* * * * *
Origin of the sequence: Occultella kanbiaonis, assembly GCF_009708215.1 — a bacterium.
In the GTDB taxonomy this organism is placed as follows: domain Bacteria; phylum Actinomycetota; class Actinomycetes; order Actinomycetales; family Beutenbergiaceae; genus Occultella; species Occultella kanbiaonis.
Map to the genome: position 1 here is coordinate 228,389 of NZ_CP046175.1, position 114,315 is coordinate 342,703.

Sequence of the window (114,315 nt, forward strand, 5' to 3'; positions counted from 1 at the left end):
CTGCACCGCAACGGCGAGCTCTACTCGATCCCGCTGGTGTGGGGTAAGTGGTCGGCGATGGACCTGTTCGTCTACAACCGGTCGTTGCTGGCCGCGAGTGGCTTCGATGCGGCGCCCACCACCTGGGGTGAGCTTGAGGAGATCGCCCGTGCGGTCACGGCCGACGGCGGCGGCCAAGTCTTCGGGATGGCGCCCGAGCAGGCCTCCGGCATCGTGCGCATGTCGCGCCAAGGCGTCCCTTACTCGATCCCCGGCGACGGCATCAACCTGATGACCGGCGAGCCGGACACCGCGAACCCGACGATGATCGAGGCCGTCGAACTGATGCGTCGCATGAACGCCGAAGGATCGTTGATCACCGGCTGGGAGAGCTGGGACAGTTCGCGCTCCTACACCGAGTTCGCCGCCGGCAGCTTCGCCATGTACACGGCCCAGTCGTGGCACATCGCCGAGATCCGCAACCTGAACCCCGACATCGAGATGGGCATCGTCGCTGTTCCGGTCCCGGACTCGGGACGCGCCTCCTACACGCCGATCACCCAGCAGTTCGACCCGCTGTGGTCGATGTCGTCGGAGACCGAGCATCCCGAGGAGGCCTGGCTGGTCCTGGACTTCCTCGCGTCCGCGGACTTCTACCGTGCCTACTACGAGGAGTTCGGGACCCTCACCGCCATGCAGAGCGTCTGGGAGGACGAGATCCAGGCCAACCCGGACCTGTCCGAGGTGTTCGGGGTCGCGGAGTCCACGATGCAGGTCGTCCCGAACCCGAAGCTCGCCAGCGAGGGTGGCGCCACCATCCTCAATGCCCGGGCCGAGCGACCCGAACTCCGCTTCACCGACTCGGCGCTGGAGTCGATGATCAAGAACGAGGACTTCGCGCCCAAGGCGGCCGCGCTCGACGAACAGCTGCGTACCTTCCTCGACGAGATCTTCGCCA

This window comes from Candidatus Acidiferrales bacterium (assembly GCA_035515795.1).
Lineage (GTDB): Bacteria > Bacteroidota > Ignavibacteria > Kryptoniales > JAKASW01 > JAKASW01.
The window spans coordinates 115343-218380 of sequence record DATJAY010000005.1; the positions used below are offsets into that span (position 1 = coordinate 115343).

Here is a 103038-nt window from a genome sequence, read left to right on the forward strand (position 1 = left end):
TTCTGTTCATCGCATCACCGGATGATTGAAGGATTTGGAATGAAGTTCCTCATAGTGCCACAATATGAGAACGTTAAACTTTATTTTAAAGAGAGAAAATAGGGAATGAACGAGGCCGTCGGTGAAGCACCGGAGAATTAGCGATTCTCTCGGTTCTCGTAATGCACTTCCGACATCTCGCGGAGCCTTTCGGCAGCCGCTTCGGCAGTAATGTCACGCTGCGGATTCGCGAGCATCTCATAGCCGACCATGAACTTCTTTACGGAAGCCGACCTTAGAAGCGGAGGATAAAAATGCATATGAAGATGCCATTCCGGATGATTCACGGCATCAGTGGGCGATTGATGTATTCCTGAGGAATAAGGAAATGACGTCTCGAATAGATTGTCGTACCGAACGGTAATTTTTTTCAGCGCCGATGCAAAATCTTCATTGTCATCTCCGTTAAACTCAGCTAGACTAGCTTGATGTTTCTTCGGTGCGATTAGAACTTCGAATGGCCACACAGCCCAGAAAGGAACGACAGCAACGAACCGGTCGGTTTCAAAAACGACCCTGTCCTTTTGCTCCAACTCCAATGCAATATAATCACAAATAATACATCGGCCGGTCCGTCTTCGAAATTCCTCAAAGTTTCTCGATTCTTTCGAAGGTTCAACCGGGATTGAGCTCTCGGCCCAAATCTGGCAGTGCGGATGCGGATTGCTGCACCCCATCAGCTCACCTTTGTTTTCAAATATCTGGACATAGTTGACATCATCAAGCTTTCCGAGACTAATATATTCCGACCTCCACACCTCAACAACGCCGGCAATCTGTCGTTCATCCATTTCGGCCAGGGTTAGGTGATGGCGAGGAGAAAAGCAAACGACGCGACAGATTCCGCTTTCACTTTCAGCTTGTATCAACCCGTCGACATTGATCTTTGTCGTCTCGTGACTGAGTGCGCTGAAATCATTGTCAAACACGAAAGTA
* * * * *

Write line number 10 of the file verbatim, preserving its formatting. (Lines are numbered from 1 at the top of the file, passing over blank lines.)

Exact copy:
TTCTGTTCATCGCATCACCGGATGATTGAAGGATTTGGAATGAAGTTCCTCATAGTGCCACAATATGAGAACGTTAAACTTTATTTTAAAGAGAGAAAATAGGGAATGAACGAGGCCGTCGGTGAAGCACCGGAGAATTAGCGATTCTCTCGGTTCTCGTAATGCACTTCCGACATCTCGCGGAGCCTTTCGGCAGCCGCTTCGGCAGTAATGTCACGCTGCGGATTCGCGAGCATCTCATAGCCGACCATGAACTTCTTTACGGAAGCCGACCTTAGAAGCGGAGGATAAAAATGCATATGAAGATGCCATTCCGGATGATTCACGGCATCAGTGGGCGATTGATGTATTCCTGAGGAATAAGGAAATGACGTCTCGAATAGATTGTCGTACCGAACGGTAATTTTTTTCAGCGCCGATGCAAAATCTTCATTGTCATCTCCGTTAAACTCAGCTAGACTAGCTTGATGTTTCTTCGGTGCGATTAGAACTTCGAATGGCCACACAGCCCAGAAAGGAACGACAGCAACGAACCGGTCGGTTTCAAAAACGACCCTGTCCTTTTGCTCCAACTCCAATGCAATATAATCACAAATAATACATCGGCCGGTCCGTCTTCGAAATTCCTCAAAGTTTCTCGATTCTTTCGAAGGTTCAACCGGGATTGAGCTCTCGGCCCAAATCTGGCAGTGCGGATGCGGATTGCTGCACCCCATCAGCTCACCTTTGTTTTCAAATATCTGGACATAGTTGACATCATCAAGCTTTCCGAGACTAATATATTCCGACCTCCACACCTCAACAACGCCGGCAATCTGTCGTTCATCCATTTCGGCCAGGGTTAGGTGATGGCGAGGAGAAAAGCAAACGACGCGACAGATTCCGCTTTCACTTTCAGCTTGTATCAACCCGTCGACATTGATCTTTGTCGTCTCGTGACTGAGTGCGCTGAAATCATTGTCAAACACGAAAGTA